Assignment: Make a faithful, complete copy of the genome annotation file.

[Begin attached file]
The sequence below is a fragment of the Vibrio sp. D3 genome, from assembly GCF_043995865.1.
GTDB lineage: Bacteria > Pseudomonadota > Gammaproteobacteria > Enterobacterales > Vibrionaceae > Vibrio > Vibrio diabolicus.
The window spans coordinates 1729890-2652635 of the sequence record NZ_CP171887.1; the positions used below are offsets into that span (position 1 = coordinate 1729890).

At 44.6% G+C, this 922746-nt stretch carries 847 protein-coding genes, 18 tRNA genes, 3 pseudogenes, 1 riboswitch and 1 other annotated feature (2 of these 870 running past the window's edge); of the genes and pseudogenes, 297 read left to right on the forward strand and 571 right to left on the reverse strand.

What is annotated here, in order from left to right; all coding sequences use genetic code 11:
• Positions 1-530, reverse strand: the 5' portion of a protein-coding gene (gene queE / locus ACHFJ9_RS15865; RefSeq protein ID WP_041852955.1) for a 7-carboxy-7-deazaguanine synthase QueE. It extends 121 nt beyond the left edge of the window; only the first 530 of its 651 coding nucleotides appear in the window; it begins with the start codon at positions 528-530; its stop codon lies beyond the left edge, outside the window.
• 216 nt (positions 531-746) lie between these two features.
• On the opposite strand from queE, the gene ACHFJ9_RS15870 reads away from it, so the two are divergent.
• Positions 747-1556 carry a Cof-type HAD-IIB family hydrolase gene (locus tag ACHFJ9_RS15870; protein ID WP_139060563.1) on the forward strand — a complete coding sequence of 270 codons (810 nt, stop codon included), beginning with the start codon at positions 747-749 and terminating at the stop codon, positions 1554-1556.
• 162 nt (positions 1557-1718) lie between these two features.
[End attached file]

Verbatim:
The sequence below is a fragment of the Vibrio sp. D3 genome, from assembly GCF_043995865.1.
GTDB lineage: Bacteria > Pseudomonadota > Gammaproteobacteria > Enterobacterales > Vibrionaceae > Vibrio > Vibrio diabolicus.
The window spans coordinates 1729890-2652635 of the sequence record NZ_CP171887.1; the positions used below are offsets into that span (position 1 = coordinate 1729890).

At 44.6% G+C, this 922746-nt stretch carries 847 protein-coding genes, 18 tRNA genes, 3 pseudogenes, 1 riboswitch and 1 other annotated feature (2 of these 870 running past the window's edge); of the genes and pseudogenes, 297 read left to right on the forward strand and 571 right to left on the reverse strand.

What is annotated here, in order from left to right; all coding sequences use genetic code 11:
• Positions 1-530, reverse strand: the 5' portion of a protein-coding gene (gene queE / locus ACHFJ9_RS15865; RefSeq protein ID WP_041852955.1) for a 7-carboxy-7-deazaguanine synthase QueE. It extends 121 nt beyond the left edge of the window; only the first 530 of its 651 coding nucleotides appear in the window; it begins with the start codon at positions 528-530; its stop codon lies beyond the left edge, outside the window.
• 216 nt (positions 531-746) lie between these two features.
• On the opposite strand from queE, the gene ACHFJ9_RS15870 reads away from it, so the two are divergent.
• Positions 747-1556 carry a Cof-type HAD-IIB family hydrolase gene (locus tag ACHFJ9_RS15870; protein ID WP_139060563.1) on the forward strand — a complete coding sequence of 270 codons (810 nt, stop codon included), beginning with the start codon at positions 747-749 and terminating at the stop codon, positions 1554-1556.
• 162 nt (positions 1557-1718) lie between these two features.